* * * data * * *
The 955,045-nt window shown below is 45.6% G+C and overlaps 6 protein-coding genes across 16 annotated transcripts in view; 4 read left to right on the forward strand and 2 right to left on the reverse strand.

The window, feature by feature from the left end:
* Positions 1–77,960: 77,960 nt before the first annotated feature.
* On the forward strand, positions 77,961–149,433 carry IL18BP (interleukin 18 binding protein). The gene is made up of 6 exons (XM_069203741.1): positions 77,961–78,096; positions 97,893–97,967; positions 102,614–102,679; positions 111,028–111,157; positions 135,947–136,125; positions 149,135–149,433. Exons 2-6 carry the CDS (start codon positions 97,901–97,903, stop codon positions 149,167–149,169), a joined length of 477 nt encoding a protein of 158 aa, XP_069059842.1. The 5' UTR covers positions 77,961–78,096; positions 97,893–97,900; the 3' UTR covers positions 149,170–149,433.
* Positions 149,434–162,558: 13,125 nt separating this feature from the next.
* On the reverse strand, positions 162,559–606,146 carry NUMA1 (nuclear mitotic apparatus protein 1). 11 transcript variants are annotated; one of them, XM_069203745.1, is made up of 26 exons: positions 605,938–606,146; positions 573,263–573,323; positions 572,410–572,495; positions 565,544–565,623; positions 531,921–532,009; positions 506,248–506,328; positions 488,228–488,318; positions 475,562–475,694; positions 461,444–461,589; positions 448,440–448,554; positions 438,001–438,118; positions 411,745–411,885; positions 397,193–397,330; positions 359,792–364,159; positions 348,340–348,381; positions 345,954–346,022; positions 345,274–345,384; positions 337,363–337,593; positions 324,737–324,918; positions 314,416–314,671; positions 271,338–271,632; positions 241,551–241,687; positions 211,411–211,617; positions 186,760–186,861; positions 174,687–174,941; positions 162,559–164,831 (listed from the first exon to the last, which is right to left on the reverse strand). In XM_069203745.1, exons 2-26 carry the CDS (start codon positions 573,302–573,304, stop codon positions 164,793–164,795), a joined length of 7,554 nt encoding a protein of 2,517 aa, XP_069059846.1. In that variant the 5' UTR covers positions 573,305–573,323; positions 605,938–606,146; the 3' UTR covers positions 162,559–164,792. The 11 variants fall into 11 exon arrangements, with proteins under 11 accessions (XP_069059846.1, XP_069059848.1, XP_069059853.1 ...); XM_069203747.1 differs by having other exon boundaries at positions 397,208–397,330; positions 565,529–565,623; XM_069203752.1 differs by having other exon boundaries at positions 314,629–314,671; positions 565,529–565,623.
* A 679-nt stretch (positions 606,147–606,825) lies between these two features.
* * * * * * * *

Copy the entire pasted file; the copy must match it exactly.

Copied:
The 955,045-nt window shown below is 45.6% G+C and overlaps 6 protein-coding genes across 16 annotated transcripts in view; 4 read left to right on the forward strand and 2 right to left on the reverse strand.

The window, feature by feature from the left end:
* Positions 1–77,960: 77,960 nt before the first annotated feature.
* On the forward strand, positions 77,961–149,433 carry IL18BP (interleukin 18 binding protein). The gene is made up of 6 exons (XM_069203741.1): positions 77,961–78,096; positions 97,893–97,967; positions 102,614–102,679; positions 111,028–111,157; positions 135,947–136,125; positions 149,135–149,433. Exons 2-6 carry the CDS (start codon positions 97,901–97,903, stop codon positions 149,167–149,169), a joined length of 477 nt encoding a protein of 158 aa, XP_069059842.1. The 5' UTR covers positions 77,961–78,096; positions 97,893–97,900; the 3' UTR covers positions 149,170–149,433.
* Positions 149,434–162,558: 13,125 nt separating this feature from the next.
* On the reverse strand, positions 162,559–606,146 carry NUMA1 (nuclear mitotic apparatus protein 1). 11 transcript variants are annotated; one of them, XM_069203745.1, is made up of 26 exons: positions 605,938–606,146; positions 573,263–573,323; positions 572,410–572,495; positions 565,544–565,623; positions 531,921–532,009; positions 506,248–506,328; positions 488,228–488,318; positions 475,562–475,694; positions 461,444–461,589; positions 448,440–448,554; positions 438,001–438,118; positions 411,745–411,885; positions 397,193–397,330; positions 359,792–364,159; positions 348,340–348,381; positions 345,954–346,022; positions 345,274–345,384; positions 337,363–337,593; positions 324,737–324,918; positions 314,416–314,671; positions 271,338–271,632; positions 241,551–241,687; positions 211,411–211,617; positions 186,760–186,861; positions 174,687–174,941; positions 162,559–164,831 (listed from the first exon to the last, which is right to left on the reverse strand). In XM_069203745.1, exons 2-26 carry the CDS (start codon positions 573,302–573,304, stop codon positions 164,793–164,795), a joined length of 7,554 nt encoding a protein of 2,517 aa, XP_069059846.1. In that variant the 5' UTR covers positions 573,305–573,323; positions 605,938–606,146; the 3' UTR covers positions 162,559–164,792. The 11 variants fall into 11 exon arrangements, with proteins under 11 accessions (XP_069059846.1, XP_069059848.1, XP_069059853.1 ...); XM_069203747.1 differs by having other exon boundaries at positions 397,208–397,330; positions 565,529–565,623; XM_069203752.1 differs by having other exon boundaries at positions 314,629–314,671; positions 565,529–565,623.
* A 679-nt stretch (positions 606,147–606,825) lies between these two features.